“Benjamin Franklin: In Search of a Better World,” a traveling exhibition opening at the Karl Mundt Library on the campus of Dakota State University on September 14, 2010, tells the remarkable story of the man who began his life as a poor printer’s apprentice and ended it as a revered elder statesmen known throughout the world for his wisdom, wit, and resourcefulness. Benjamin Franklin’s achievements in diplomacy, science, philanthropy and other fields profoundly influenced the path of a new nation and continue to inspire us more than three hundred years after his birth.
The public is invited to attend a reception marking the opening of the exhibition Tuesday, September 14 from 6:30pm-8:30pm in the Karl Mundt Library. Christopher Lowell, in the role of Benjamin Franklin, will mingle with guests, and do a short program followed by a question and answer period.
Franklin descendents Dr. Richard Bodman and Anne Bodman are special guests, along with Dr. Steven Bucklin, humanities scholar for the exhibition and professor of history at the University of South Dakota. All will be present at the reception and available to answer questions.
“We are pleased to have been selected as a site for this exhibition, “said Rise Smith, a librarian at DSU and project director for the local exhibit. “Benjamin Franklin’s life is the quintessential American success story. His dedication to the welfare of the community, and his belief that overcoming society’s challenges required mutual action, collaboration and generosity on the part of all citizens, offers us inspiration as we face many difficult issues in contemporary American society. Benjamin Franklin has much to say to 21st century Americans.”
The exhibit “Benjamin Franklin: In Search of a Better World” draws upon original documents in the collections of the American Philosophical Society, The Franklin Institute, the Library Company of Philadelphia, the Philadelphia Museum of Art, and the University of Pennsylvania, other museums and libraries, and private collectors. Photographs of handwritten and printed documents, objects owned by Franklin, maps, paintings and drawings provide a colorful background for Franklin’s story. The traveling exhibition was curated by Rosalind Remer, Ph.D., executive director of the Benjamin Franklin Tercentenary, and Page Talbott, Ph.D., Associate Director of the Benjamin Franklin Tercentenary and chief curator of the original “Benjamin Franklin: In Search of a Better World” exhibition.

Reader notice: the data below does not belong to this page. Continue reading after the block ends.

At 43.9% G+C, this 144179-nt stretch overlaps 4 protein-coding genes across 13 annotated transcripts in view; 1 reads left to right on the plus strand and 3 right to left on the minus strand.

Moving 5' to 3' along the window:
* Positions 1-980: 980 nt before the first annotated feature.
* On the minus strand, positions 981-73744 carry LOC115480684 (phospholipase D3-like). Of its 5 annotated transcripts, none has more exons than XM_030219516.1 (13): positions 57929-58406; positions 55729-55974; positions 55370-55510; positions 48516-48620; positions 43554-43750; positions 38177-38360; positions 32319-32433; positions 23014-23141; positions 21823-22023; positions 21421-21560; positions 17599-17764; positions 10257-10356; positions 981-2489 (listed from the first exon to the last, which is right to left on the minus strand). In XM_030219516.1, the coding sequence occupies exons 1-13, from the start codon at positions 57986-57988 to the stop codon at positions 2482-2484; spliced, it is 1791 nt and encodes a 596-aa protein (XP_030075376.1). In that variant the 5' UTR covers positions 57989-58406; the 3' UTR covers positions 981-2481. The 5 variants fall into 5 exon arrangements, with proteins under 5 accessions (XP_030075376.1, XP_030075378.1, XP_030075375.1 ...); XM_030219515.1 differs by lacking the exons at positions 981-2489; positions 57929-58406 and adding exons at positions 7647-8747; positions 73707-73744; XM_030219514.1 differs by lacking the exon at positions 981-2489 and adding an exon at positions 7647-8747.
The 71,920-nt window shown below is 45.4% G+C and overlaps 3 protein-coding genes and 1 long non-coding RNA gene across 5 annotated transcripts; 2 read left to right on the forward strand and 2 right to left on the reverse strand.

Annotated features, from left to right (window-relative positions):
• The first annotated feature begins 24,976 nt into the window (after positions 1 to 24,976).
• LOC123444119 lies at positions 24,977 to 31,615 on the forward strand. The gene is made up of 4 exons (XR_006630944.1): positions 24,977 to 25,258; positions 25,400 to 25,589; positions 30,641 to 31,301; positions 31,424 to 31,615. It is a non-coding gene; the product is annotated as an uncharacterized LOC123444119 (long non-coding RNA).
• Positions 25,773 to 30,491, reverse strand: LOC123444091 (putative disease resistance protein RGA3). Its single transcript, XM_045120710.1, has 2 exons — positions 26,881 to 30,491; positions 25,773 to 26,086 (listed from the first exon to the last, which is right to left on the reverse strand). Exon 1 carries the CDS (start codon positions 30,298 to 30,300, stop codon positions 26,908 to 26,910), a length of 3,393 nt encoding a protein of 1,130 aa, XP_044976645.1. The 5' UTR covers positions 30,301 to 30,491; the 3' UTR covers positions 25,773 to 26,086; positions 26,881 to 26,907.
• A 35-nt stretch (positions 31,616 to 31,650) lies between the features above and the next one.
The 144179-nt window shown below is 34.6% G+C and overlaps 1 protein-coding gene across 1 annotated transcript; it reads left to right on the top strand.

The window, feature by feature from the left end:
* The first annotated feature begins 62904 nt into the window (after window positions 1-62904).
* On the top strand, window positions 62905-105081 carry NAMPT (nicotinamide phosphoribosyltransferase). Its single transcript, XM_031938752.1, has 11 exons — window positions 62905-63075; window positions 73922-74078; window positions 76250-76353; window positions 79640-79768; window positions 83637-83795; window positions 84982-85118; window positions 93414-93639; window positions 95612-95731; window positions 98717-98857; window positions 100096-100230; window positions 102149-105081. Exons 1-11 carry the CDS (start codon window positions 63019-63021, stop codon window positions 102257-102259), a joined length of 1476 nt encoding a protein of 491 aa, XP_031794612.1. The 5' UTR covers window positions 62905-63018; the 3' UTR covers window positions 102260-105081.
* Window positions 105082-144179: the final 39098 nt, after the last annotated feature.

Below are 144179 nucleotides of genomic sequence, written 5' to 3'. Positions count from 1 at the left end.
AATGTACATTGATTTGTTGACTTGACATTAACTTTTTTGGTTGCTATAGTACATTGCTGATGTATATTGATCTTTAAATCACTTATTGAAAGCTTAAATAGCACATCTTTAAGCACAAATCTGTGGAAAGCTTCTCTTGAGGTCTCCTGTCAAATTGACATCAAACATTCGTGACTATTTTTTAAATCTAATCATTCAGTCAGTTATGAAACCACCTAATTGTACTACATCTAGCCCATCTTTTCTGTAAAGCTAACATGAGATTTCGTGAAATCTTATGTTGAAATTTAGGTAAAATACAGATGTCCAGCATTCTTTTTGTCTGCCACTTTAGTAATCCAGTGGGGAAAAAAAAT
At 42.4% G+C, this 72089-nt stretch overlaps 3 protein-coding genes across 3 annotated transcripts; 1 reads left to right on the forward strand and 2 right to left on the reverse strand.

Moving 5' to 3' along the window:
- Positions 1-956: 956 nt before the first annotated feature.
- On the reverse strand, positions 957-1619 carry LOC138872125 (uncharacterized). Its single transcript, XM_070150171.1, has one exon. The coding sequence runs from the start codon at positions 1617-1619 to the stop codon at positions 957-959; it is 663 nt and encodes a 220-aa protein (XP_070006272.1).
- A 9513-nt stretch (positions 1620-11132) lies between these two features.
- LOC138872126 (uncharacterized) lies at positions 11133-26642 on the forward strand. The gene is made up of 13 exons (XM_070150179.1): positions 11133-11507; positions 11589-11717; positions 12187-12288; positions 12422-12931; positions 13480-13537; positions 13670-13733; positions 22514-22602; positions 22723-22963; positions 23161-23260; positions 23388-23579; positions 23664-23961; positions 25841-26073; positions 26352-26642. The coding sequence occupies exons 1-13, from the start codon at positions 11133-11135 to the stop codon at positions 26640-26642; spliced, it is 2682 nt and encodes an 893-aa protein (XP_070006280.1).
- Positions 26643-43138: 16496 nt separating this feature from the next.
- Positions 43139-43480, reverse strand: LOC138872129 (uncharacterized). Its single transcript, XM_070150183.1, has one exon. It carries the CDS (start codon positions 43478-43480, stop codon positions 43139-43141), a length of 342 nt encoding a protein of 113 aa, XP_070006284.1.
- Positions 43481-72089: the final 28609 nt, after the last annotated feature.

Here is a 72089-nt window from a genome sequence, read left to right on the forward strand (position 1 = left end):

The library is sponsoring free programs and other events for the public in connection with the exhibition. Contact 605-256-7128, or firstname.lastname@example.org or visit www.departments.dsu.edu/library/benjamin-franklin.aspx for more information. “Benjamin Franklin: In Search of a Better World” will be on display at the library until October 22, 2010.
"Benjamin Franklin: In Search of a Better World” was organized by the Benjamin Franklin Tercentenary, Philadelphia, and the American Library Association Public Programs Office. The traveling exhibition for libraries has been made possible by a major grant from the National Endowment for the Humanities: great ideas brought to life. Additional programs are funded by a grant from the South Dakota Humanities Council, an affiliate of the National Endowment for the Humanities.
The traveling exhibition is based on a major exhibition of the same name mounted by the Benjamin Franklin Tercentenary to commemorate the 300th anniversary of Franklin’s birth. The Benjamin Franklin Tercentenary is a nonprofit organization established through a major grant from The Pew Memorial Trusts to educate the public about Franklin’s enduring legacy.